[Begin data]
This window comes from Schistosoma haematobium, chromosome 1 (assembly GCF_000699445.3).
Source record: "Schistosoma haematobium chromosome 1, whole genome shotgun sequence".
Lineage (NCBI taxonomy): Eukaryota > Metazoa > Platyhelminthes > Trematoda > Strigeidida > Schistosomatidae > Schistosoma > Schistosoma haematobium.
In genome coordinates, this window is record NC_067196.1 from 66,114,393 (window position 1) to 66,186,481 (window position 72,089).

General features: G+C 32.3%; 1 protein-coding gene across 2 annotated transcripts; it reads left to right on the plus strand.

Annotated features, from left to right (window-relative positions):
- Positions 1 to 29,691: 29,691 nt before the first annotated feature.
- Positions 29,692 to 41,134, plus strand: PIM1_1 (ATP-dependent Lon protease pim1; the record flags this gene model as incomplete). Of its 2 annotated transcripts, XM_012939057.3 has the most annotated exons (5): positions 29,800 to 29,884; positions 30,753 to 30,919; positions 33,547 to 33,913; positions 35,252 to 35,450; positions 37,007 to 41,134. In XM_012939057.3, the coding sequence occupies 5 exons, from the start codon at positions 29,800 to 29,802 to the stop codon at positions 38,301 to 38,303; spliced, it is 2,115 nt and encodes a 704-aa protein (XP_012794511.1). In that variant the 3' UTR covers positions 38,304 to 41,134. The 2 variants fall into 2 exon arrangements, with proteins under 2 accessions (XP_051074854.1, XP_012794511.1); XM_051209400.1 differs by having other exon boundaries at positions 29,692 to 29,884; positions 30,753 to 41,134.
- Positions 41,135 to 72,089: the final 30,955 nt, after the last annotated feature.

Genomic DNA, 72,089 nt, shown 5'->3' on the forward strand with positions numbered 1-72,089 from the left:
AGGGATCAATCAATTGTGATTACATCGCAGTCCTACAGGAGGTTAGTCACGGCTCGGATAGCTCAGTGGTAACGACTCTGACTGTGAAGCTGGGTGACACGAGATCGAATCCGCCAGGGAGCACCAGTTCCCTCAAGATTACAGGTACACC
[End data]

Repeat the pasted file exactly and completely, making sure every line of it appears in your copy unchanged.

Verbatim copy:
This window comes from Schistosoma haematobium, chromosome 1 (assembly GCF_000699445.3).
Source record: "Schistosoma haematobium chromosome 1, whole genome shotgun sequence".
Lineage (NCBI taxonomy): Eukaryota > Metazoa > Platyhelminthes > Trematoda > Strigeidida > Schistosomatidae > Schistosoma > Schistosoma haematobium.
In genome coordinates, this window is record NC_067196.1 from 66,114,393 (window position 1) to 66,186,481 (window position 72,089).

General features: G+C 32.3%; 1 protein-coding gene across 2 annotated transcripts; it reads left to right on the plus strand.

Annotated features, from left to right (window-relative positions):
- Positions 1 to 29,691: 29,691 nt before the first annotated feature.
- Positions 29,692 to 41,134, plus strand: PIM1_1 (ATP-dependent Lon protease pim1; the record flags this gene model as incomplete). Of its 2 annotated transcripts, XM_012939057.3 has the most annotated exons (5): positions 29,800 to 29,884; positions 30,753 to 30,919; positions 33,547 to 33,913; positions 35,252 to 35,450; positions 37,007 to 41,134. In XM_012939057.3, the coding sequence occupies 5 exons, from the start codon at positions 29,800 to 29,802 to the stop codon at positions 38,301 to 38,303; spliced, it is 2,115 nt and encodes a 704-aa protein (XP_012794511.1). In that variant the 3' UTR covers positions 38,304 to 41,134. The 2 variants fall into 2 exon arrangements, with proteins under 2 accessions (XP_051074854.1, XP_012794511.1); XM_051209400.1 differs by having other exon boundaries at positions 29,692 to 29,884; positions 30,753 to 41,134.
- Positions 41,135 to 72,089: the final 30,955 nt, after the last annotated feature.

Genomic DNA, 72,089 nt, shown 5'->3' on the forward strand with positions numbered 1-72,089 from the left:
AGGGATCAATCAATTGTGATTACATCGCAGTCCTACAGGAGGTTAGTCACGGCTCGGATAGCTCAGTGGTAACGACTCTGACTGTGAAGCTGGGTGACACGAGATCGAATCCGCCAGGGAGCACCAGTTCCCTCAAGATTACAGGTACACC